Recent projects bring comedian Margaret Cho back to television, music
In her lengthy career, comedian Margaret Cho has ventured into a variety of mediums. Stand-up, television, movies, books, music; Cho has done it all.
Cho will perform material for a new comedy tour at Northern Quest Resort and Casino on Thursday, but the next project on the busy comedian’s plate brings her back to television.
Two days before she spoke with The Spokesman-Review, it was revealed that TNT has ordered a pilot for “Highland,” a drama Cho wrote and executive produced with Liz Sarnoff.
This news is a long time coming for Cho, who will also star in “Highland.” The show has been in the works for two years, bouncing from one network to another before finding a home at TNT.
“Highland” is about two dysfunctional Korean-American families with a shared patriarch who must come together in the wake of a tragedy. As it turns out, Cho’s just-out-of-rehab character is the most reliable person in both families.
Cho is no stranger to television, having appeared in “Sex and the City,” “ ’Til Death,” “30 Rock” and “Dr. Ken,” and, in a main role, as Teri Lee in “Drop Dead Diva.” She also competed on “Dancing with the Stars” in 2010.
But “Highland,” which is inspired by Cho’s experience with substance abuse, is only her second time in a starring role after “All-American Girl,” her sitcom that ran for one season in the mid-’90s.
Hopes were high when the sitcom aired, but “All-American Girl,” of which Cho had no creative control, failed to connect with audiences and critics.
That hasn’t deterred Cho in her work to get “Highland” off the ground though, as she said television has changed considerably since “All-American Girl” was on the air.
“It was a really old-fashioned era of television that had been invented in the ’40s and ’50s,” she said. “It still stayed that way until the explosion of cable later in the ’90s and certainly now, it’s a totally different world.
“I’ve grown up along with television, and I’m excited to finally return with another form of an Asian-American family, one that we haven’t seen before.”
Like her return to television, Cho’s most recent release, last year’s “American Myth,” marked a return to music.
The album, like Cho’s first musical release “Cho Dependent,” is not a typical comedy album, with a live set broken into individual tracks, but rather a collection of songs with the bite of Cho’s onstage material.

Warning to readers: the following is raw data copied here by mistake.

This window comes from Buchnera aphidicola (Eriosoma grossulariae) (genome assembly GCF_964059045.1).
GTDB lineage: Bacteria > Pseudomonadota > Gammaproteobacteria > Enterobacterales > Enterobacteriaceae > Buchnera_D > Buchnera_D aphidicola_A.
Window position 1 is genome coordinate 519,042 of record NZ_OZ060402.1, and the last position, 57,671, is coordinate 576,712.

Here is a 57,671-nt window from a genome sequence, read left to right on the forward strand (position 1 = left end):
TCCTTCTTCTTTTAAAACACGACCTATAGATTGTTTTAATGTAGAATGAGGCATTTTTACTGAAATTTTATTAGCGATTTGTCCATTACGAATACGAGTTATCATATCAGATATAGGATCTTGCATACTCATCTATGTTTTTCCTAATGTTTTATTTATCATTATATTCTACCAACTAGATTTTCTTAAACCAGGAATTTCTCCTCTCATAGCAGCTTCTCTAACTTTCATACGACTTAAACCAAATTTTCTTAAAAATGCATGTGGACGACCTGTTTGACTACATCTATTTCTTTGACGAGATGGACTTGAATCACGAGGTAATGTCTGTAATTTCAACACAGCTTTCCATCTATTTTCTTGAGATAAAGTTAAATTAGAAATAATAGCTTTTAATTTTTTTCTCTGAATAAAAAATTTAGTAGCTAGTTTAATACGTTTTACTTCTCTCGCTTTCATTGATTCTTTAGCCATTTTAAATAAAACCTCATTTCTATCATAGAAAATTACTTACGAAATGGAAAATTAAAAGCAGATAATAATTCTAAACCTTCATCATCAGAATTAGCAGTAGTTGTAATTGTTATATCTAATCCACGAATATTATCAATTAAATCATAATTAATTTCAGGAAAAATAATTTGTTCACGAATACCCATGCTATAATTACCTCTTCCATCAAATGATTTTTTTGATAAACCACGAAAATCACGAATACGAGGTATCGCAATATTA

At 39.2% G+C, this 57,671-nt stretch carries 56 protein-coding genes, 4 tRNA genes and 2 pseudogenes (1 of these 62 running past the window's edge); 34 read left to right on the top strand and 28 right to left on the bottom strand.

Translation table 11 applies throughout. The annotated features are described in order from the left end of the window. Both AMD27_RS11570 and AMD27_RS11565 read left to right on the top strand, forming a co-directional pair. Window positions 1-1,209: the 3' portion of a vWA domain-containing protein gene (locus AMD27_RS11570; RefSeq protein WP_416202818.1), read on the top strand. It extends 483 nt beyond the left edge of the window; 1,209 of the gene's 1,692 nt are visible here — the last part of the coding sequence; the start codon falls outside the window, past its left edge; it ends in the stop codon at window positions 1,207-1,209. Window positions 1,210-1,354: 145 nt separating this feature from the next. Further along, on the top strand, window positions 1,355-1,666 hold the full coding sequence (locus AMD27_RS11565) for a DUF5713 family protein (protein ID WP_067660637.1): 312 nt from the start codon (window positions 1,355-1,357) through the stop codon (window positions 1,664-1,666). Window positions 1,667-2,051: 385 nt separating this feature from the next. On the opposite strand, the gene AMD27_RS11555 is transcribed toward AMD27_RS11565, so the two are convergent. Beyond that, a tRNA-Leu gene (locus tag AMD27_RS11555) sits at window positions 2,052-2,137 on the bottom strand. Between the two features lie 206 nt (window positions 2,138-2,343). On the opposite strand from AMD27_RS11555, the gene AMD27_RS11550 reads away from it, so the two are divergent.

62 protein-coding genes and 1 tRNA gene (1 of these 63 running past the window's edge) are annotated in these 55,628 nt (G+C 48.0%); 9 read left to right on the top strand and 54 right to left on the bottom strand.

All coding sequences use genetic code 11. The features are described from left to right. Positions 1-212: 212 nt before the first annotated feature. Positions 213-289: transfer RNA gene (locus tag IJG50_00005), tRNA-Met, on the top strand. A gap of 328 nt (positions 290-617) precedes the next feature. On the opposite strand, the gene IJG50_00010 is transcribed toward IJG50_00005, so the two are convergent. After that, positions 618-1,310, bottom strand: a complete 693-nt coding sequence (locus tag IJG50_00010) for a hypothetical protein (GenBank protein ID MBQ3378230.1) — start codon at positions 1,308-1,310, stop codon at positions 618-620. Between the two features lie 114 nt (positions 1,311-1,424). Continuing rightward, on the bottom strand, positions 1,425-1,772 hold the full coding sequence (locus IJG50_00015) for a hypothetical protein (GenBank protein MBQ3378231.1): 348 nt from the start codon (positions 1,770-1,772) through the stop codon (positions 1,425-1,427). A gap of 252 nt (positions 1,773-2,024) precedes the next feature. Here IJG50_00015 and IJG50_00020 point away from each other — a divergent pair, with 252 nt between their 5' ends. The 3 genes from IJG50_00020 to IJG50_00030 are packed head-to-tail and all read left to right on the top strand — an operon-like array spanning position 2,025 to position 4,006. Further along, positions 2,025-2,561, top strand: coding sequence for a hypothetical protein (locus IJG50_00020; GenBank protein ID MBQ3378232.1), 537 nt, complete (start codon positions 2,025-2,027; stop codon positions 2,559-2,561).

Cho pays tribute to her friend on “Anna Nicole” and to those lost to AIDS in “Ron’s Got A DUI,” covers “Beautiful in L.A.” by Garrison Starr, who also worked on the album, and sings with her parents on “We So Worry.”
Cho has always been a musical person, learning to play the piano as a child and picking up the guitar as an adult.
“It’s different from what I do as a comedian, but it’s a real passion,” she said.
Growing up, Cho listened to everything from the Beatles to classical music, thanks to her parents’ diverse taste in music.
When working on her music, Cho takes inspiration from artists like singer-songwriter Patty Griffin, Ani DiFranco and Andrew Bird, all of whom she wrote with for “Cho Dependent.”
“There’s a rhythm to joke writing in the same way that there is for songs,” Cho said. “But it’s a different process, especially the kind of music that’s not necessarily traditionally comedic, whether that’s song parodies or novelty songs.”
No matter what medium she is working in, everything comes back to stand-up for Cho, who said she knew from a young age that comedy was what she was supposed to do.
“Everything is about being a stand-up comedian,” she said. “It feeds back into that, so you always want to continue doing that. I’d love to be like my heroes, like Joan Rivers or even Don Rickles, people who continued to work well into their advanced ages. I really always think back to that and want to do that.”